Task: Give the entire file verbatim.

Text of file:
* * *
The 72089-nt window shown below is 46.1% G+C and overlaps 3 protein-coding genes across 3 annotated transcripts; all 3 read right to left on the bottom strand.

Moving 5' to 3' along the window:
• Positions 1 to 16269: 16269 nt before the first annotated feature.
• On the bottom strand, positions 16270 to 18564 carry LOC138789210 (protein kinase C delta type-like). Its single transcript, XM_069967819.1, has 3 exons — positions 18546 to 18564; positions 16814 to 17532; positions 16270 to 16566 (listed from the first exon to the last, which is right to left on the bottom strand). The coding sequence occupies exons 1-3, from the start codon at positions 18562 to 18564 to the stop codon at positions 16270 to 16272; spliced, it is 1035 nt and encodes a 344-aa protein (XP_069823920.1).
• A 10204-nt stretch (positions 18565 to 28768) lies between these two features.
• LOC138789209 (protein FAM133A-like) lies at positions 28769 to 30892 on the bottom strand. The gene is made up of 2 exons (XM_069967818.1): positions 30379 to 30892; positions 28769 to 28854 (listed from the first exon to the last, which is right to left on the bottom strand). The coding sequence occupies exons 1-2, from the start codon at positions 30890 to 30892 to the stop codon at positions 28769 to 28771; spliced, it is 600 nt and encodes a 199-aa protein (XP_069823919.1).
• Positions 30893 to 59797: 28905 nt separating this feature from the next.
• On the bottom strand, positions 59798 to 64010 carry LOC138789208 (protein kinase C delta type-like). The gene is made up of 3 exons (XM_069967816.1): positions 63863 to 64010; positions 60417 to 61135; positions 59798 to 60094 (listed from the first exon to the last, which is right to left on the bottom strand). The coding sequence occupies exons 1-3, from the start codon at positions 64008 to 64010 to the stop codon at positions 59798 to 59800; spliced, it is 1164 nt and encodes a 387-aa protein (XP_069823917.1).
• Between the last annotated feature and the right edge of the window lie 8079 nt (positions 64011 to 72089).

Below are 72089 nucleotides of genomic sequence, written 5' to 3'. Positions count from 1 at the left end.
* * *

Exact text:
The 72089-nt window shown below is 46.1% G+C and overlaps 3 protein-coding genes across 3 annotated transcripts; all 3 read right to left on the bottom strand.

Moving 5' to 3' along the window:
• Positions 1 to 16269: 16269 nt before the first annotated feature.
• On the bottom strand, positions 16270 to 18564 carry LOC138789210 (protein kinase C delta type-like). Its single transcript, XM_069967819.1, has 3 exons — positions 18546 to 18564; positions 16814 to 17532; positions 16270 to 16566 (listed from the first exon to the last, which is right to left on the bottom strand). The coding sequence occupies exons 1-3, from the start codon at positions 18562 to 18564 to the stop codon at positions 16270 to 16272; spliced, it is 1035 nt and encodes a 344-aa protein (XP_069823920.1).
• A 10204-nt stretch (positions 18565 to 28768) lies between these two features.
• LOC138789209 (protein FAM133A-like) lies at positions 28769 to 30892 on the bottom strand. The gene is made up of 2 exons (XM_069967818.1): positions 30379 to 30892; positions 28769 to 28854 (listed from the first exon to the last, which is right to left on the bottom strand). The coding sequence occupies exons 1-2, from the start codon at positions 30890 to 30892 to the stop codon at positions 28769 to 28771; spliced, it is 600 nt and encodes a 199-aa protein (XP_069823919.1).
• Positions 30893 to 59797: 28905 nt separating this feature from the next.
• On the bottom strand, positions 59798 to 64010 carry LOC138789208 (protein kinase C delta type-like). The gene is made up of 3 exons (XM_069967816.1): positions 63863 to 64010; positions 60417 to 61135; positions 59798 to 60094 (listed from the first exon to the last, which is right to left on the bottom strand). The coding sequence occupies exons 1-3, from the start codon at positions 64008 to 64010 to the stop codon at positions 59798 to 59800; spliced, it is 1164 nt and encodes a 387-aa protein (XP_069823917.1).
• Between the last annotated feature and the right edge of the window lie 8079 nt (positions 64011 to 72089).

Below are 72089 nucleotides of genomic sequence, written 5' to 3'. Positions count from 1 at the left end.